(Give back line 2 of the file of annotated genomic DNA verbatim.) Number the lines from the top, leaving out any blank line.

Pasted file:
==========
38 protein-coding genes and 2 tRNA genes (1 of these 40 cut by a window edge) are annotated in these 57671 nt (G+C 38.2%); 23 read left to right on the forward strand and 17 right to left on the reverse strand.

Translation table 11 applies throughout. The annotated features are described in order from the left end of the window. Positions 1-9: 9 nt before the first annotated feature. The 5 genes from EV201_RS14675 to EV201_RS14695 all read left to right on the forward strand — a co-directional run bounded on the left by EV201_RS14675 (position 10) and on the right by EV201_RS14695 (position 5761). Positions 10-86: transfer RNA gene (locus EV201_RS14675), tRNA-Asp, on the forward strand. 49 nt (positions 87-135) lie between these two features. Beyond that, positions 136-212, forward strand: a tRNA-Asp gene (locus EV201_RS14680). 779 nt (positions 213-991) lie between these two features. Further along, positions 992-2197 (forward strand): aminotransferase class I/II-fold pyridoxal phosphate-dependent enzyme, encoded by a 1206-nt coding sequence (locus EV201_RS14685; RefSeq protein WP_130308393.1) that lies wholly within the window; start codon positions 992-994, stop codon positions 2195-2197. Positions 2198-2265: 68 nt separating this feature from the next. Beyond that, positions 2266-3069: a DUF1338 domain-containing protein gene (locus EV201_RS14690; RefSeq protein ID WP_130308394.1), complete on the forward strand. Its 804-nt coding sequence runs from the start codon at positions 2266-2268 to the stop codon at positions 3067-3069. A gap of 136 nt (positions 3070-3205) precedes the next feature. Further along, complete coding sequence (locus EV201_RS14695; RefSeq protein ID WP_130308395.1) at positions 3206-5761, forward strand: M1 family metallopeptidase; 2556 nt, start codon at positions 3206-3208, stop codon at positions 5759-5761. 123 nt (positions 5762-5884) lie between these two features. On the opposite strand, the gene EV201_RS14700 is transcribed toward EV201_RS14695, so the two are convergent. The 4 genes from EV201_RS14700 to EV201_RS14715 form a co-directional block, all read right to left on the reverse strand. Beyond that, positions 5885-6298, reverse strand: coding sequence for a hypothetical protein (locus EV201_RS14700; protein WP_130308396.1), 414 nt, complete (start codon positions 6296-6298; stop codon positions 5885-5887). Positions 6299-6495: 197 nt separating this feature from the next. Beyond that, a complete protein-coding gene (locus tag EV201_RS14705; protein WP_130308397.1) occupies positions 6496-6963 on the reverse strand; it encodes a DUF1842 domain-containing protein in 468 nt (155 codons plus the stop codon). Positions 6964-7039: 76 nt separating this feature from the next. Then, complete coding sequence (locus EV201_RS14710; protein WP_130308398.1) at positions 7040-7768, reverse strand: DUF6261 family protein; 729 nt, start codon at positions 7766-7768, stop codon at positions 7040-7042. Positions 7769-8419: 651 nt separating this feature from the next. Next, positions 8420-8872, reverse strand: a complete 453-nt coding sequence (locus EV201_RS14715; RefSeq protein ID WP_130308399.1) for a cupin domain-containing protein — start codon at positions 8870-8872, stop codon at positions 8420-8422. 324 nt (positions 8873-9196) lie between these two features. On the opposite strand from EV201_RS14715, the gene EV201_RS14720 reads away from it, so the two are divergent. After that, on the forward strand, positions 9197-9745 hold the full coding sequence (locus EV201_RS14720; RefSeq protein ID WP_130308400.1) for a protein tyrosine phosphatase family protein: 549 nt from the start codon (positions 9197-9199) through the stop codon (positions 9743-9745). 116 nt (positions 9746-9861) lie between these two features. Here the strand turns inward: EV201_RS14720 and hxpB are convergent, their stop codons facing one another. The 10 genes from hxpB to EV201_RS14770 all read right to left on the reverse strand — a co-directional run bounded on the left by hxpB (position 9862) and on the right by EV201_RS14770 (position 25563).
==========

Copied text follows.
Translation table 11 applies throughout. The annotated features are described in order from the left end of the window. Positions 1-9: 9 nt before the first annotated feature. The 5 genes from EV201_RS14675 to EV201_RS14695 all read left to right on the forward strand — a co-directional run bounded on the left by EV201_RS14675 (position 10) and on the right by EV201_RS14695 (position 5761). Positions 10-86: transfer RNA gene (locus EV201_RS14675), tRNA-Asp, on the forward strand. 49 nt (positions 87-135) lie between these two features. Beyond that, positions 136-212, forward strand: a tRNA-Asp gene (locus EV201_RS14680). 779 nt (positions 213-991) lie between these two features. Further along, positions 992-2197 (forward strand): aminotransferase class I/II-fold pyridoxal phosphate-dependent enzyme, encoded by a 1206-nt coding sequence (locus EV201_RS14685; RefSeq protein WP_130308393.1) that lies wholly within the window; start codon positions 992-994, stop codon positions 2195-2197. Positions 2198-2265: 68 nt separating this feature from the next. Beyond that, positions 2266-3069: a DUF1338 domain-containing protein gene (locus EV201_RS14690; RefSeq protein ID WP_130308394.1), complete on the forward strand. Its 804-nt coding sequence runs from the start codon at positions 2266-2268 to the stop codon at positions 3067-3069. A gap of 136 nt (positions 3070-3205) precedes the next feature. Further along, complete coding sequence (locus EV201_RS14695; RefSeq protein ID WP_130308395.1) at positions 3206-5761, forward strand: M1 family metallopeptidase; 2556 nt, start codon at positions 3206-3208, stop codon at positions 5759-5761. 123 nt (positions 5762-5884) lie between these two features. On the opposite strand, the gene EV201_RS14700 is transcribed toward EV201_RS14695, so the two are convergent. The 4 genes from EV201_RS14700 to EV201_RS14715 form a co-directional block, all read right to left on the reverse strand. Beyond that, positions 5885-6298, reverse strand: coding sequence for a hypothetical protein (locus EV201_RS14700; protein WP_130308396.1), 414 nt, complete (start codon positions 6296-6298; stop codon positions 5885-5887). Positions 6299-6495: 197 nt separating this feature from the next. Beyond that, a complete protein-coding gene (locus tag EV201_RS14705; protein WP_130308397.1) occupies positions 6496-6963 on the reverse strand; it encodes a DUF1842 domain-containing protein in 468 nt (155 codons plus the stop codon). Positions 6964-7039: 76 nt separating this feature from the next. Then, complete coding sequence (locus EV201_RS14710; protein WP_130308398.1) at positions 7040-7768, reverse strand: DUF6261 family protein; 729 nt, start codon at positions 7766-7768, stop codon at positions 7040-7042. Positions 7769-8419: 651 nt separating this feature from the next. Next, positions 8420-8872, reverse strand: a complete 453-nt coding sequence (locus EV201_RS14715; RefSeq protein ID WP_130308399.1) for a cupin domain-containing protein — start codon at positions 8870-8872, stop codon at positions 8420-8422. 324 nt (positions 8873-9196) lie between these two features. On the opposite strand from EV201_RS14715, the gene EV201_RS14720 reads away from it, so the two are divergent. After that, on the forward strand, positions 9197-9745 hold the full coding sequence (locus EV201_RS14720; RefSeq protein ID WP_130308400.1) for a protein tyrosine phosphatase family protein: 549 nt from the start codon (positions 9197-9199) through the stop codon (positions 9743-9745). 116 nt (positions 9746-9861) lie between these two features. Here the strand turns inward: EV201_RS14720 and hxpB are convergent, their stop codons facing one another. The 10 genes from hxpB to EV201_RS14770 all read right to left on the reverse strand — a co-directional run bounded on the left by hxpB (position 9862) and on the right by EV201_RS14770 (position 25563).